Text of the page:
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Essential Hacking Terms Every Business Should Know

Essential Hacking Terms Every Business Should Know, Atlantic, Tomorrow's Office

Essential Hacking Terms Every Business Should Know

Data breaches are becoming a daily occurrence in today’s connected world. As a business owner, it’s important to understand the risks and educate yourself about the problem. There are plenty of blogs, newsletters and trade websites where you can learn about vulnerabilities as they appear. Like any industry, security professionals have a language that they use to describe and discuss vulnerabilities and solutions.

If you’re new to IT or just want to educate yourself, here’s a list of common terms so you can have an informed discussion with your security team.

  • Malware – Malware is short for malicious software and is used to describe the software that is designed to disrupt a computer or network with malicious intent. One recent malware attack was Cryptolocker, which encrypted data on an infected computer and then attempted to extort a payment for the key to the encryption.
  • Denial of Service – Denial of Service (DoS) or Distributed Denial of Service (DDoS) attacks are attempts to make a network resource unavailable by flooding a network or website with rapid requests that can’t be serviced, overwhelming the resource.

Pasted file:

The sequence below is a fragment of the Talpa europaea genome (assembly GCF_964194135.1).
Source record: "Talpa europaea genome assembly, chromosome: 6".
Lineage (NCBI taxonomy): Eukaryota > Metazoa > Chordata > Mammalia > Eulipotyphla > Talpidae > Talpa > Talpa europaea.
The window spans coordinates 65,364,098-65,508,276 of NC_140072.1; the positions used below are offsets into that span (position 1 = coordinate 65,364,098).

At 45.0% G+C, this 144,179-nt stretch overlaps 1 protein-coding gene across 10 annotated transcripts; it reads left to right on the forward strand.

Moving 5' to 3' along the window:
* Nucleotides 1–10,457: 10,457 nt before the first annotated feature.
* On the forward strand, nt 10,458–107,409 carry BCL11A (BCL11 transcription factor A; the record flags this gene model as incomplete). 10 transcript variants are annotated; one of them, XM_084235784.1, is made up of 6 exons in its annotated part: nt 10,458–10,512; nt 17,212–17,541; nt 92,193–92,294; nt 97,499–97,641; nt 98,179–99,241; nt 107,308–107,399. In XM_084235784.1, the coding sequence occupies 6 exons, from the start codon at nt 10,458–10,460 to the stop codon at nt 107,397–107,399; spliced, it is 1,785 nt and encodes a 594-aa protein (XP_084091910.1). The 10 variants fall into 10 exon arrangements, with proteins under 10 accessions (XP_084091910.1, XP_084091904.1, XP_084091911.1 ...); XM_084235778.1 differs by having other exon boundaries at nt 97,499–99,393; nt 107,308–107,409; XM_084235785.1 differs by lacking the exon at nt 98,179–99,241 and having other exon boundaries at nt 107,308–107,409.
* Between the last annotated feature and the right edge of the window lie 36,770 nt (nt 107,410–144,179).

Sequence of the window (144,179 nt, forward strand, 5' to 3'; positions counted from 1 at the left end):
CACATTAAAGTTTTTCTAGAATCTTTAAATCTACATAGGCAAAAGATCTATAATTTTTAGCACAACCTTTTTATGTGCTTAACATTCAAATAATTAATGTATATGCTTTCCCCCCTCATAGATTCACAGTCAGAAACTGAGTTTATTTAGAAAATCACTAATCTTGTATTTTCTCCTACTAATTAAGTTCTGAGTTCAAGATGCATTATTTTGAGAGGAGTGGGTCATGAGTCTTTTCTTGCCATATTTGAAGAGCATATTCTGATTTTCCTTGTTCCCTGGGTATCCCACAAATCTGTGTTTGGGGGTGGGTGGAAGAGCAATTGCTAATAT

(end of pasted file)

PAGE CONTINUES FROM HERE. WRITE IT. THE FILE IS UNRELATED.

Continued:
• Dictionary Attack – A dictionary attack is a sophisticated brute force password attack where thousands or millions of randomly generated passwords are attempted in order to break password security.
  • Logic Bomb – A logic bomb is a piece of code intentionally inserted into a software system that will set off a malicious function when specific conditions are met. For example, a programmer may hide a piece of code that starts deleting files (such as a salary database trigger), should they ever be terminated from the company.
  • Phishing – This is the most common type of attack. It’s those emails from global lotteries that tell you you’re rich but only if you take certain steps which can range from filling out bank information to mailing a check to pay “taxes” on your winnings. Often pretends to be an email from a trusted source whose computer was infected by a virus that hijacks their address book.
  • Zero-Day Attack – A common term, a zero-day attack is the use of a previously undetected flaw in an app or operating system that can be exploited to gain access or control system resources. Zero-day refers to the fact that it is the day on which the attack was first identified.

IT vulnerabilities change daily. Regardless of your industry, it’s crucial to keep on top of the latest cyber threats. Want to learn more? Contact an Atlantic, Tomorrow’s Office representative and let’s discuss how to keep your data and business protected.

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